It was freshman orientation at Hampton University in Virginia. As we filled Ogden Hall, student leaders greeted us with chants (“Rock the blue and white!”) to get us hyped for the journey ahead. We had anxious grins and coy smirks as the summer hits of 2014—“Hot Boy” by Bobby Shmurda, “CoCo” by O.T. Genasis—blasted. It was my first time away from home.
Going to an HBCU, or historically black college or university, felt magical. I’d be the first person in my immediate family to get an undergrad degree. Being in a place founded for my ancestors who weren’t allowed or couldn’t afford to attend other institutions gave me a sense of pride. I’m from a single-parent, lower-middle-class home in Petworth and went to predominantly black and Hispanic public schools. My grandmother and aunts have high-school diplomas or associate’s degrees. My mom attended Hampton but dropped out in her sophomore year to have the daughter who’s writing this. In a way, I chose Hampton to finish what she started.
During those first days, I asked classmates why they’d made their choice, and they usually said their parents had gone there or to another HBCU. Sometimes the conversation segued to high-school activities—sports, college-prep programs, their local Jack and Jill chapters. I nodded but, after the third time or so, decided to find out what that was. Once I Googled it, I realized why I hadn’t heard of it: Jack and Jill is an 81-year-old organization with a venerable pedigree in the black community, putting on cultural and educational programs targeted at young people. Or as a classmate said: It’s a club that “bougie” black moms join.
In other words, I realized, not a club my mom would have joined.
At Hampton, there were kids who sported designer bags and drove expensive cars you’d never see in my DC public school. I imagined that this might have been the first time some of them would be doing their own laundry.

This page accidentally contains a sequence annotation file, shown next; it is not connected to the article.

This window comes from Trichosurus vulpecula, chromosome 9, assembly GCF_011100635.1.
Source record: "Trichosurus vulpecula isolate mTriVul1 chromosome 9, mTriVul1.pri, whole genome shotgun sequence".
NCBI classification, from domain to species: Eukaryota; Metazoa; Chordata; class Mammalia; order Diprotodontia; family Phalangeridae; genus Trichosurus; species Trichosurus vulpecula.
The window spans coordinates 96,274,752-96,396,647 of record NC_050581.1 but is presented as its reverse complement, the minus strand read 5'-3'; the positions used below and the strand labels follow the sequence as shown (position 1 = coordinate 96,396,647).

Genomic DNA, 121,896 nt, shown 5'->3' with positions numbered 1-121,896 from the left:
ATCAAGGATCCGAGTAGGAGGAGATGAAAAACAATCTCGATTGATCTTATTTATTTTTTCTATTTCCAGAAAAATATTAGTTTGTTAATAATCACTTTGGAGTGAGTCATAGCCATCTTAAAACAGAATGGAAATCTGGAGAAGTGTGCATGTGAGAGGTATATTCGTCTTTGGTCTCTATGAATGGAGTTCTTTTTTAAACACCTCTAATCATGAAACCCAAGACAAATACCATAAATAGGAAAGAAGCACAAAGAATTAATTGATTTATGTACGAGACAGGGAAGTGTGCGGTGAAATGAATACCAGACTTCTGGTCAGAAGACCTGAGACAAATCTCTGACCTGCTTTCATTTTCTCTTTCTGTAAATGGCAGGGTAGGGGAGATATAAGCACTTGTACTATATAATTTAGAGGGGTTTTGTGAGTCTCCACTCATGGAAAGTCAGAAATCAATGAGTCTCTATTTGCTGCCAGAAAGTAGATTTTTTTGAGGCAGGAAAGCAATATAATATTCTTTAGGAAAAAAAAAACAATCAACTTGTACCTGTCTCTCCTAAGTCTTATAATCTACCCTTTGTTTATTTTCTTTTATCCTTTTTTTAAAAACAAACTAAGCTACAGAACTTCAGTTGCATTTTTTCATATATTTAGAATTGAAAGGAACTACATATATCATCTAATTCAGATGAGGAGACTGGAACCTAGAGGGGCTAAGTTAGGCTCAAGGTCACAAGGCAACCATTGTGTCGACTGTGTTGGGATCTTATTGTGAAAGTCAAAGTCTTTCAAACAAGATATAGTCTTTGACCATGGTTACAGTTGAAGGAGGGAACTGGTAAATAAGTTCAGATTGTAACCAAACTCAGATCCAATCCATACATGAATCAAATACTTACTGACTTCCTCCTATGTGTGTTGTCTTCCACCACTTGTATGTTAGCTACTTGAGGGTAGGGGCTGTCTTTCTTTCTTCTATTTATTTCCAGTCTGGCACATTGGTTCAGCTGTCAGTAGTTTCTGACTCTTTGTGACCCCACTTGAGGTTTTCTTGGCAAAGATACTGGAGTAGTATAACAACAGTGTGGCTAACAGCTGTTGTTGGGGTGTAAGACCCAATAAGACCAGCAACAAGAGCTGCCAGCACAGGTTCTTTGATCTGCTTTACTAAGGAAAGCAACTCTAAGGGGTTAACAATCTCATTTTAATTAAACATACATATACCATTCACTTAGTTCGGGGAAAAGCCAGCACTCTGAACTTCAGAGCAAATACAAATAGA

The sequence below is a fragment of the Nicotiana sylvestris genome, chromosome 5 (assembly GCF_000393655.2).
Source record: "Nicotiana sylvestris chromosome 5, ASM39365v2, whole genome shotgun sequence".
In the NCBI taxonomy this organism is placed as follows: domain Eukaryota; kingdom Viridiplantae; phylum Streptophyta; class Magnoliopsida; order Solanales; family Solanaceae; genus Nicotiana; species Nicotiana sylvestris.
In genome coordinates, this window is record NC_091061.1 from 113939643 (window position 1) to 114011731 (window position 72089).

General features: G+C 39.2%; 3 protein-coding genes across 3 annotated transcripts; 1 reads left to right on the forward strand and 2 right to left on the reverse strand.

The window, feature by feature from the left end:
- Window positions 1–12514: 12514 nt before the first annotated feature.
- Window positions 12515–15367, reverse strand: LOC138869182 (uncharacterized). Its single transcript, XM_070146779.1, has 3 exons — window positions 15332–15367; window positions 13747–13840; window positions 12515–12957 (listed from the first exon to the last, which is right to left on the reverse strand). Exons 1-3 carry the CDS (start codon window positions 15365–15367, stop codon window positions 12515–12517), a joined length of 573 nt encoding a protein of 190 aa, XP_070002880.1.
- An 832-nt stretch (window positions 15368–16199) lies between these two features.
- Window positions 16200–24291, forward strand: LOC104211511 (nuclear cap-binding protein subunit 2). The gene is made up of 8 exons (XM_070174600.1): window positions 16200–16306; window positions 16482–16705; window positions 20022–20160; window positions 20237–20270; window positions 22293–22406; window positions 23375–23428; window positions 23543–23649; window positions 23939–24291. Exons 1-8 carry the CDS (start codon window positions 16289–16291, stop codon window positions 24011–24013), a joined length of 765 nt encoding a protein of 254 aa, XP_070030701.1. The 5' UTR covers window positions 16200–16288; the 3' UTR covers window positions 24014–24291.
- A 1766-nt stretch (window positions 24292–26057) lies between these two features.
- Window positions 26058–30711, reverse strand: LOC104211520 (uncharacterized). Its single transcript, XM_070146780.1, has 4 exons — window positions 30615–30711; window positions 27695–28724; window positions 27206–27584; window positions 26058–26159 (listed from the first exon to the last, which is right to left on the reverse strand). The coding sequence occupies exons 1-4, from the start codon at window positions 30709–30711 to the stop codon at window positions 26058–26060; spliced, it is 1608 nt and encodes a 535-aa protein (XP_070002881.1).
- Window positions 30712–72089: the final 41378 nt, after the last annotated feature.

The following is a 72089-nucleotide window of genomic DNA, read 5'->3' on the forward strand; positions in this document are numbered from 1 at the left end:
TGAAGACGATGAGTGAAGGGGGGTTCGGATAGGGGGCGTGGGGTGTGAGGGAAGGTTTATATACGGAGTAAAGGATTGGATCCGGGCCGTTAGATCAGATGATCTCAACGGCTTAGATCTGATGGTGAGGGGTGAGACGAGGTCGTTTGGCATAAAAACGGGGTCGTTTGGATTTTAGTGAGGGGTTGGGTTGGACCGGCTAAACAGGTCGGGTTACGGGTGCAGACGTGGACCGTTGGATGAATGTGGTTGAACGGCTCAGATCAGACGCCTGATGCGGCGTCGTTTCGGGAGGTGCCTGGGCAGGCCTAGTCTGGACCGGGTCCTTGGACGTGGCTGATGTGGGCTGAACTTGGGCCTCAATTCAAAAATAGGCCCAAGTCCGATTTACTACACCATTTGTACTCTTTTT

When I’d moved in, I’d seen parents in caps and T-shirts marking them as alums of Hampton or members of the black sororities and fraternities with histories of service. Until then, I’d been oblivious to what I would come to understand as classism in the African American community. All I knew was I felt like an outsider. Not being able to bond through shared experiences can be lonely.
Later that week, we freshmen received a message from our big brothers and big sisters—upperclassmen assigned to help us navigate college: All of the “littles” were to meet at the football stadium for a photo of solidarity commemorating the deaths of Eric Garner and Michael Brown, black men who’d died in incidents of police brutality that summer. As we posed, I looked to my left and right and, for the first time, felt in a safe space. I wasn’t thinking about who lived in the suburbs or drove what car. I only saw us uniting for our community. Maybe I had something in common with Jack and Jill after all.
Over my four years, I joined a variety of organizations, including the school’s student leadership program and the National Association of Black Journalists. Eventually, Hampton became my place, too. I also started being honest about my background—and that’s how I found my tribe.
By Hampton tradition, commencement was on Mother’s Day, and 2018 was also the 150th anniversary of the school’s founding. The next day, my mom posted a Facebook photo of my graduation regalia hanging inside our apartment, with the following words: “And this will hang in my house for as long as I see fit.” It’s still there.
This article appears in the November 2019 issue of Washingtonian.